Thanks for the detailed reply. I read this version (3.0) https://www.gnu.org/licenses/lgpl.html, and I apologize for not being able to decipher everything clearly. I'm just asking questions in the only place I know so I can make sure I'm doing the right things. Thanks for the other link, I'll be sure to go through that as best I can.

Quote
My guess is that you can provide a reference to what you used (I don't understand the second paragraph).


Do you mean if I use an open source library, then I can just provide a reference to that library? Based on this answer
Quote
See Section 4.  For the libraries you use, yes (or source code).
I'm still a little hazy on whether or not I need to provide binaries for my 'overall' compiled program that's running on the AVR, or just binaries/references for the open source libraries that I used.

Quote
However, linking a "work that uses the Library" with the Library creates an executable that is a derivative of the Library (because it contains portions of the Library), rather than a "work that uses the library". The executable is therefore covered by this License. Section 6 states terms for distribution of such executables.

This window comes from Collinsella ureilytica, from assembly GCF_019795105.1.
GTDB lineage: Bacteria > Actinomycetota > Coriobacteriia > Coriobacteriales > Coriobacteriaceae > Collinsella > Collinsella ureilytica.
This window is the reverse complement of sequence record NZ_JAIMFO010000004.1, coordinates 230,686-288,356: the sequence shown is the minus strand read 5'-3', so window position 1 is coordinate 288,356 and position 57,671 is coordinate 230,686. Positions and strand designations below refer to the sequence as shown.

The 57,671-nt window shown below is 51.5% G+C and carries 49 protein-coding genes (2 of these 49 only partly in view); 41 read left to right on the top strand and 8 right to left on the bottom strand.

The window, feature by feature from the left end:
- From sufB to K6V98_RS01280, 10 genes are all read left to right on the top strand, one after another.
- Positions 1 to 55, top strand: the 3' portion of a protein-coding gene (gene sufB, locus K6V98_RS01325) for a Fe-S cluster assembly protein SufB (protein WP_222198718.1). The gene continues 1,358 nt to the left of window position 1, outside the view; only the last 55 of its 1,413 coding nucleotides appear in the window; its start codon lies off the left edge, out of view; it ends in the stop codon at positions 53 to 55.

I'm not really sure what that means, I'll try reading through the link you provided to see if I can make more sense of it.

BTW, what I meant by
Quote
To be more specific, I'm not redistributing software or anything...

is that I'm not making something like a Gameduino or RedBearLabs shield or something where I'm putting out a library of my own. The embedded code will only be on the AVR. Sorry for the misunderstanding.


mtomovich

bill, that's probably the best explanation I've seen so far, thanks. It sounds like that's kind of hard to comply with though, no? So I'll need a binary of my original program somewhere so people can modify the open source libraries and link to it? I can kind of see how that works with normal C programming, but in the context of arduino, I'm a little confused. I've never really seen a 'binary' or object code to somehow stick in an arduino compiler with some open source libraries available for me to play with.